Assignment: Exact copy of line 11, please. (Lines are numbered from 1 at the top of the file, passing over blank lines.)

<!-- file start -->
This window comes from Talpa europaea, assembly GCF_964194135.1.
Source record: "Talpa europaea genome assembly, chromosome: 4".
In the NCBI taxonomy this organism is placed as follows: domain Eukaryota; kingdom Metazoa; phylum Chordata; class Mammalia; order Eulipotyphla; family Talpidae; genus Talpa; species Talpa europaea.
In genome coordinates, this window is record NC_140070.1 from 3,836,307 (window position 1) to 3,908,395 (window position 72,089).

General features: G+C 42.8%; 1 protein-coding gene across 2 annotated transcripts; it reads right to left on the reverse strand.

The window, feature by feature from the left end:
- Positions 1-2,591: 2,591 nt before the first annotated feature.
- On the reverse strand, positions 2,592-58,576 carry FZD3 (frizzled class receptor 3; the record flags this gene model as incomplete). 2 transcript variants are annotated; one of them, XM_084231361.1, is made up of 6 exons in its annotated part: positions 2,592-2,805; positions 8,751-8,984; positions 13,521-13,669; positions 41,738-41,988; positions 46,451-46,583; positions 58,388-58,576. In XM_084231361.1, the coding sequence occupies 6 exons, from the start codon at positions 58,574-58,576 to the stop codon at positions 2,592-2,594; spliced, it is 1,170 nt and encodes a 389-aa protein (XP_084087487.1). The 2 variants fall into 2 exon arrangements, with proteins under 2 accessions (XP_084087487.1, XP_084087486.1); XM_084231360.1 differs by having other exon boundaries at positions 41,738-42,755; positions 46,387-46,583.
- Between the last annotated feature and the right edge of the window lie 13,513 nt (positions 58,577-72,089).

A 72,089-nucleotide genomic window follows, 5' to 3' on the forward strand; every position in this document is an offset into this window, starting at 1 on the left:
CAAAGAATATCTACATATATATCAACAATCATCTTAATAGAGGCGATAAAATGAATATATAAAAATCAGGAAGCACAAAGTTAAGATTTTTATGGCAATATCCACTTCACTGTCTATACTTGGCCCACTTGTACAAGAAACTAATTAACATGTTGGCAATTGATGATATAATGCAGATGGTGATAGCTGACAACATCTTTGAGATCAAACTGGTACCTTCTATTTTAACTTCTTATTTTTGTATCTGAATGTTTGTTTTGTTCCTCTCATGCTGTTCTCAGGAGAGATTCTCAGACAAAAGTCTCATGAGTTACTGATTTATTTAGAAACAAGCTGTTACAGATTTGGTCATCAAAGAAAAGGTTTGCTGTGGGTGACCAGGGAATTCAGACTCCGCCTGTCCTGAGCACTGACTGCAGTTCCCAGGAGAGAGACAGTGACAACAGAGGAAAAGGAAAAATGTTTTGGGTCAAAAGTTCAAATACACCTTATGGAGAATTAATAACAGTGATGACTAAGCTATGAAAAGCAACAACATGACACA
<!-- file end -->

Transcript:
CAAAGAATATCTACATATATATCAACAATCATCTTAATAGAGGCGATAAAATGAATATATAAAAATCAGGAAGCACAAAGTTAAGATTTTTATGGCAATATCCACTTCACTGTCTATACTTGGCCCACTTGTACAAGAAACTAATTAACATGTTGGCAATTGATGATATAATGCAGATGGTGATAGCTGACAACATCTTTGAGATCAAACTGGTACCTTCTATTTTAACTTCTTATTTTTGTATCTGAATGTTTGTTTTGTTCCTCTCATGCTGTTCTCAGGAGAGATTCTCAGACAAAAGTCTCATGAGTTACTGATTTATTTAGAAACAAGCTGTTACAGATTTGGTCATCAAAGAAAAGGTTTGCTGTGGGTGACCAGGGAATTCAGACTCCGCCTGTCCTGAGCACTGACTGCAGTTCCCAGGAGAGAGACAGTGACAACAGAGGAAAAGGAAAAATGTTTTGGGTCAAAAGTTCAAATACACCTTATGGAGAATTAATAACAGTGATGACTAAGCTATGAAAAGCAACAACATGACACA